Hello everyone! Welcome to our presentation today…..The Resource Management Life Cycle – Effective Planning for Maximum Utilization. We have a few quick logistics to cover before we get started:First off- We are expecting a large audience today so we will not be able to open the line for questions; however, our webinar facilitator Morgan Meyer will be monitoring today’s presentation and will be answering questions via the chat module should you have any questions. You can also feel free to either reply to the webinar emails you have been receiving via gotowebinar or send an email to me directly and I will be happy to answer your questions as well. You can see my contact information at the bottom of the slide.That being said, all lines will be muted throughout the presentation.If for some reason you get distracted or pulled away during the webinar, no need to worry, we will be distributing the recording of today’s presentation to all registrants following the webinar. And finally, for those of you who need PDU information, we will be giving you that information at the conclusion of the presentation today.And with that, let’s get started!
For today’s agenda we will be covering the following topics:First and foremost, what is resource management and who is involved in the discipline?Once we cover the basics of resource management we will move on to the resource management life cycle and the five levels within it.And lastly, we will touch on some effective resource management tools that you can leverage within your organization to improve the resource management discipline, align to the resource management life cycle, and maximize resource utilization so that you can get more done successfully. Ok, so with that, let’s get into the details!
Before we get into all the various levels of resource management, let’s touch on the basics. What is resource management? Wikipedia defines resource management as: “”the efficient and effective deployment of an organization's resources when they are needed.” The term “resources” does not always refer to human resources, but all resources that need to be considered when scheduling a project activity. For the purpose of this webinar I’m going to be referring to the management process for human resources and the five levels within it.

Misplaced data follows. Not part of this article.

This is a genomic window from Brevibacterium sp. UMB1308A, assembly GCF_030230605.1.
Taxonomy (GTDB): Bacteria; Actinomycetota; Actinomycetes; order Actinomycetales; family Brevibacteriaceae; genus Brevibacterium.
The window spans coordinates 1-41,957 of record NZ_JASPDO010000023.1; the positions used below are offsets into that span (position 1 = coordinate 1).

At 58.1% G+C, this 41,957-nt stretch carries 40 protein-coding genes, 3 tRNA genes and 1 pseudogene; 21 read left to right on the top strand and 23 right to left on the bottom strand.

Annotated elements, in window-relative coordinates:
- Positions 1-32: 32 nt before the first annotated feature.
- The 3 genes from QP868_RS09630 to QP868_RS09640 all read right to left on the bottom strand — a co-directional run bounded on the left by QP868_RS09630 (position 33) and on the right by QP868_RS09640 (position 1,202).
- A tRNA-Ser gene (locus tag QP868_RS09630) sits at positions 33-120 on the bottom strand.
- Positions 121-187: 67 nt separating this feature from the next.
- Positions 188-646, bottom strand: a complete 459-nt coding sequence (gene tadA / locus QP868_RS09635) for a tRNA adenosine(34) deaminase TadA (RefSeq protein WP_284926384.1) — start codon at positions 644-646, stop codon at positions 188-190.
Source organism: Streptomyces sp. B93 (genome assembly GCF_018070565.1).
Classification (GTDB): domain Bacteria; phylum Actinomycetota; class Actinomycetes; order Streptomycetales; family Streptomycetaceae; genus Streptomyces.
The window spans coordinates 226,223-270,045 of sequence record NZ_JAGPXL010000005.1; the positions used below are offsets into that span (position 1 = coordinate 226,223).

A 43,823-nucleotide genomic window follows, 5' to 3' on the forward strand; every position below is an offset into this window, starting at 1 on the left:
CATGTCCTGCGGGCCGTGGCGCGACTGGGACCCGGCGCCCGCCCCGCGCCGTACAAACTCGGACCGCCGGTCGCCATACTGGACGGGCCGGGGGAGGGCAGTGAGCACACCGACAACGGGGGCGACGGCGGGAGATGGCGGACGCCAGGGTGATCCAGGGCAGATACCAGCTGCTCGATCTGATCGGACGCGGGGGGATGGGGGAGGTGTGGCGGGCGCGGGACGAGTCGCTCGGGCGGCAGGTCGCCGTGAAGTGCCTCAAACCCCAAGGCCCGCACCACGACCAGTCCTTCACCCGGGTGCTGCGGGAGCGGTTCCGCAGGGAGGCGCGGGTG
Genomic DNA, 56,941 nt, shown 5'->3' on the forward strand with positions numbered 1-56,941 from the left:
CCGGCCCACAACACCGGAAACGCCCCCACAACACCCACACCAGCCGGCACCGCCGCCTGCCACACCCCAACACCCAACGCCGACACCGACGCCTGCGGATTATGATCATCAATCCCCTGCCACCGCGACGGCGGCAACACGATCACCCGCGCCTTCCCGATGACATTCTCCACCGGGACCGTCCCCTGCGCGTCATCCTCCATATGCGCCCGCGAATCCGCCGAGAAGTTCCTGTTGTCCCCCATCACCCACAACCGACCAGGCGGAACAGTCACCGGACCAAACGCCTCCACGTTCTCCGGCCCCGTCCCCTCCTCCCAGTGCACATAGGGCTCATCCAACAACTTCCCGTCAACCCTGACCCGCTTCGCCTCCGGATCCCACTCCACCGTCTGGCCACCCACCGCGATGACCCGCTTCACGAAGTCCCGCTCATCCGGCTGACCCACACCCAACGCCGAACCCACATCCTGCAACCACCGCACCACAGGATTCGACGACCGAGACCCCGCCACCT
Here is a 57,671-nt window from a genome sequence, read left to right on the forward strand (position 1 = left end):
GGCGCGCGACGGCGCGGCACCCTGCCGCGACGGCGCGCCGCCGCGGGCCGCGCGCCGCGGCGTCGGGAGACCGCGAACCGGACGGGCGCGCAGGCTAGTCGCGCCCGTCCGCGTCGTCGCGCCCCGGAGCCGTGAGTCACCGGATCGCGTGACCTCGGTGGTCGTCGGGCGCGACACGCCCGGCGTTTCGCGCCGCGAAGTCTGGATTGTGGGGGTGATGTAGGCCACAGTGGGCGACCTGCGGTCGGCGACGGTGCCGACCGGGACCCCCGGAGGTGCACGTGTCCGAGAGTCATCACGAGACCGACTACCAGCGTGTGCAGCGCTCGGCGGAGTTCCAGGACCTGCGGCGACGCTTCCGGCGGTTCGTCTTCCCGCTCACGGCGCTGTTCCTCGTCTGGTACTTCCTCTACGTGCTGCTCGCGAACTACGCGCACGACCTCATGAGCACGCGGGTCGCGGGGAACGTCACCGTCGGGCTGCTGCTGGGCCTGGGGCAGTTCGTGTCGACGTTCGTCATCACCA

Unlike some project management processes, in order to complete the resource management life cycle, all resources must play a role. Each part of the life cycle could be owned by a different stakeholder and will vary from organization to organization. (click)Executive Management will play a key role in identifying and selecting the RIGHT work and projects for the organization to execute. In many cases, Executive Management will only be involved in resource management from a reporting and analytics standpoint. For example, which projects and work to include in the business portfolio based on resource management metrics and data?(click)In many organizations the PMO will be in charge of inputting resource data into the resource management tool. The PMO will play a key role in the first two steps in the resource management life cycle including planning resource roles and identifying which resources will fill them.(click)The project manager will be involved primarily with execution rather than the planning stage of resource management. Once the resources are assigned, the project manager will be accountable for resource performance. (click)The project team’s role is to collaborate with each other to foster a positive team environment. Shared knowledge and expertise will be a critical factor in delivering work successfully. (click)Team Member – The team member’s main role will be to get the work done!